Even within the colloidal community, there are those who say that true colloidal silver should appear yellow, while others argue that the clearer the water, the better. The size and purity of the silver particles can vary, as can the purity of the water used. There are also different forms of silver that can be used, with bio-active (silver with positively charged ions) being the preferred choice. There are no standards or mandatory regulations for colloidal silver, although the FDA has taken certain products off the shelves for their lack of purity, so if you are in the market, shop carefully.[7]

3 It’s Potentially Dangerous


In spite of all that vegan-friendly, non-GMO stuff, the truth is that colloidal silver can be a potentially dangerous product. In addition to the aforementioned side effects, one of the most prevalent myths about colloidal silver is that the higher the dose, the more effective this will be. You don’t need to be a scientist to know that consuming too much of anything is bad, and colloidal silver is no exception. If you take too much, it could give you toxic shock.

The fact that it is unregulated leaves a lot of room for things to go wrong as well. Studies into whether or not colloidal silver is effective cannot reach a conclusion, as the quality of the brands varies so wildly. Additionally, this lack of regulation may explain why some brands were found to be infected with bacteria, which could have devastating effects for people trying to improve their health.[8]

2 It is Environmentally Unfriendly


In the last few years, a number of countries have taken a hard line on microbeads. Microbeads are plastic beads less than one millimeter in width, often used in beauty products such as facial scrubs. The problem is that when such products are washed off our skin, the beads go out to sea, and in 2017, it was estimated that 808 trillion beads a day were washed down U.S. pipes alone. The beads would be consumed by small fish, which would be eaten by larger fish or birds, damaging the wildlife and potentially entering our food chain.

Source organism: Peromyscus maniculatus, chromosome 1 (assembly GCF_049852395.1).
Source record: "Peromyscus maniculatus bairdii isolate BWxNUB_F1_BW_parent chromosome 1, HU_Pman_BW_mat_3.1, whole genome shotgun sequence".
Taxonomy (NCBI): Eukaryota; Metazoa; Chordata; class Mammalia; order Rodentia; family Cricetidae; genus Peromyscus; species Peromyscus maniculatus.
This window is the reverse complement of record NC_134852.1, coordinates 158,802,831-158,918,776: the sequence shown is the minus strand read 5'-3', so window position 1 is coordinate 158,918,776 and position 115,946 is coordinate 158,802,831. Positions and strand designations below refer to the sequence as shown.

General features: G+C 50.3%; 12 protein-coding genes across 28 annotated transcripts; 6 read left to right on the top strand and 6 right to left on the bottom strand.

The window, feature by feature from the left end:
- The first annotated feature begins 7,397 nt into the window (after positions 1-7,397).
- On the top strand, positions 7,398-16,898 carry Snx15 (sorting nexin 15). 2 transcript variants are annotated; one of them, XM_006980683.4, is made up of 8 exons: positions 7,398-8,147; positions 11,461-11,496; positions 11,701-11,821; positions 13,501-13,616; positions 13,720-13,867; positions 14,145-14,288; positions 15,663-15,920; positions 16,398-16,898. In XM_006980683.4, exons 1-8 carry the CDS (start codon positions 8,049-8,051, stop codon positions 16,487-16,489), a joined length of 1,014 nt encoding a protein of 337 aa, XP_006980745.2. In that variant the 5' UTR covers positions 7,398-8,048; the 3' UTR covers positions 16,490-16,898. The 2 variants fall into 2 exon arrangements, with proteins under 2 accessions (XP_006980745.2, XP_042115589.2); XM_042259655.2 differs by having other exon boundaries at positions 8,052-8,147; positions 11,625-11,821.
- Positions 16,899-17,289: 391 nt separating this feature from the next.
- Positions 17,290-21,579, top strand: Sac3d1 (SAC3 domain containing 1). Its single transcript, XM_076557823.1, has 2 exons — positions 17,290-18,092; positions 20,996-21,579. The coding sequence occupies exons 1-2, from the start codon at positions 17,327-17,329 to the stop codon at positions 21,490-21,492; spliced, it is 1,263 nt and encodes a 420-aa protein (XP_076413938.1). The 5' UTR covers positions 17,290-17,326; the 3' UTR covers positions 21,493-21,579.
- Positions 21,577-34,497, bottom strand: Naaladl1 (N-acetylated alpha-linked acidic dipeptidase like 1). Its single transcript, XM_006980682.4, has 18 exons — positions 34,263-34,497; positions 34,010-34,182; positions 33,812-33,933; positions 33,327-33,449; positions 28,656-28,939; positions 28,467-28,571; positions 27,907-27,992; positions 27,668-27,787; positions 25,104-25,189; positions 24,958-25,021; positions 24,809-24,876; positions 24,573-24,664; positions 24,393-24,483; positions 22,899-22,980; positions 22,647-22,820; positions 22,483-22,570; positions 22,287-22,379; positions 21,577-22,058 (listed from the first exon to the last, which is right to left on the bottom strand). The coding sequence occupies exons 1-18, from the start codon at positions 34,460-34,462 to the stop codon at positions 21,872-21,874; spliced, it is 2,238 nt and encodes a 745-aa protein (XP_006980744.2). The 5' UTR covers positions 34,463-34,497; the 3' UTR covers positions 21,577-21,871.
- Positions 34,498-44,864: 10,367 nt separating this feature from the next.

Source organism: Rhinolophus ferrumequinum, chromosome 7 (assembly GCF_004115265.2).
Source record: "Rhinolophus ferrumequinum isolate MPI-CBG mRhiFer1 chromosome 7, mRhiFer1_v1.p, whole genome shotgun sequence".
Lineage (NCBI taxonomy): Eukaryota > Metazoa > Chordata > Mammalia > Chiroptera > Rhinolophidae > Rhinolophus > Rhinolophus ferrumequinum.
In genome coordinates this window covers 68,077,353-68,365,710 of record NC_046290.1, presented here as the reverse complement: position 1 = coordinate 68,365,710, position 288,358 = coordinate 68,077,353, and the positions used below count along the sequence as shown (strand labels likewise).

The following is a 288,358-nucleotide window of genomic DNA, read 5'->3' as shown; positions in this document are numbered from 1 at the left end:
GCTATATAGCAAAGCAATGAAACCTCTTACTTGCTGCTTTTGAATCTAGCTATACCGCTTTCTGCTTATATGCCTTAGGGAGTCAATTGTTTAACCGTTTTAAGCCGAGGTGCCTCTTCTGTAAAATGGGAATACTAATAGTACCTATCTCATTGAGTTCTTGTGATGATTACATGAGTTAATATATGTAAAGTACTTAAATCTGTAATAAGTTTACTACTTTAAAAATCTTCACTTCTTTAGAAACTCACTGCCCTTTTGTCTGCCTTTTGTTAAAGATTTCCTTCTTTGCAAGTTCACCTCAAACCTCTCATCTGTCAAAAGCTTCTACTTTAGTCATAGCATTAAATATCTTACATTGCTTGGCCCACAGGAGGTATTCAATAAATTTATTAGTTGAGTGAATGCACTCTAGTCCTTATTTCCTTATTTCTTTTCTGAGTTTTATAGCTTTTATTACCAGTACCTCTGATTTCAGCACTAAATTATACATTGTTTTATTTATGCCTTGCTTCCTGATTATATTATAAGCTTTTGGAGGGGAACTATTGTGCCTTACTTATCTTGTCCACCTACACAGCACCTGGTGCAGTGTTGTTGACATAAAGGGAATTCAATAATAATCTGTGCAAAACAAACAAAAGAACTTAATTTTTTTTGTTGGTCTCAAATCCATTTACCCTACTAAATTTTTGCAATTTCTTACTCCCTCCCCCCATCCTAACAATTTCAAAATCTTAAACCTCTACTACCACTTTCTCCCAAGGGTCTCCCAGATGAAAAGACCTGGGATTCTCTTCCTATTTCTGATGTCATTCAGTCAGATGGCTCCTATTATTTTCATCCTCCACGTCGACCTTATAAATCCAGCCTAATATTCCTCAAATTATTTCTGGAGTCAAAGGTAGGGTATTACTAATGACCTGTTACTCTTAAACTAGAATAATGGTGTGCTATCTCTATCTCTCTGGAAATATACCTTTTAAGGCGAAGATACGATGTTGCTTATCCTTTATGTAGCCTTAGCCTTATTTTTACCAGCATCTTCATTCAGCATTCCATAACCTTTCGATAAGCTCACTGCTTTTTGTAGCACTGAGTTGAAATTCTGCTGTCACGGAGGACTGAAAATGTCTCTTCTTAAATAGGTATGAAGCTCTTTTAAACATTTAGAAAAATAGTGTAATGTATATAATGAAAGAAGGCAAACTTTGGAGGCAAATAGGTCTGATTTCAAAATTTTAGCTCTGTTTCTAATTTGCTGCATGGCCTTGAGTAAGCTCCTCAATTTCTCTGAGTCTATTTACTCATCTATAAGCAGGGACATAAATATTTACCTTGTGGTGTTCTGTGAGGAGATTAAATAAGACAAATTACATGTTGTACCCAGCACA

While many countries have now banned the use of microbeads, there are similar concerns regarding colloidal silver. Colloidal silver is not the only product to use silver nanoparticles, toothpaste being another example, but any increase in the amount of nanoparticles we use will affect the environment. And unlike microbeads, silver nanoparticles are both washed into our seas, and dumped into our land. Obviously, plants and animals have a much lower threshold for toxic shock, meaning they could be killed by the pollution. Alternatively, if we continue to dump these invisible beads into our environment, they could begin to find their way back to us in our food.[9]

1 It Cures Coronavirus . . . Or Does It?


Since colloidal silver is alleged to boost your immune system, and Coronavirus (Covid-19) is particularly dangerous to people with compromised immune systems, it was inevitable that certain people would start claiming that colloidal silver could cure coronavirus.

When all is said and done, the truth is that we don’t really know if colloidal silver could be useful or not. Maybe it could be in some ways, be we need more research. But when one virus manages to bring the whole world to its knees, with every government on Earth desperately scrambling to find any possible way to alleviate the chaos, you should be dubious about people who claim to have a cure, but are not in talks with the WHO. When the same unregulated product has been presented as a cure for AIDS and cancer, both of which are notably not cured, you should definitely be cautious. There may be something to colloidal silver. But this probably isn’t it.[10]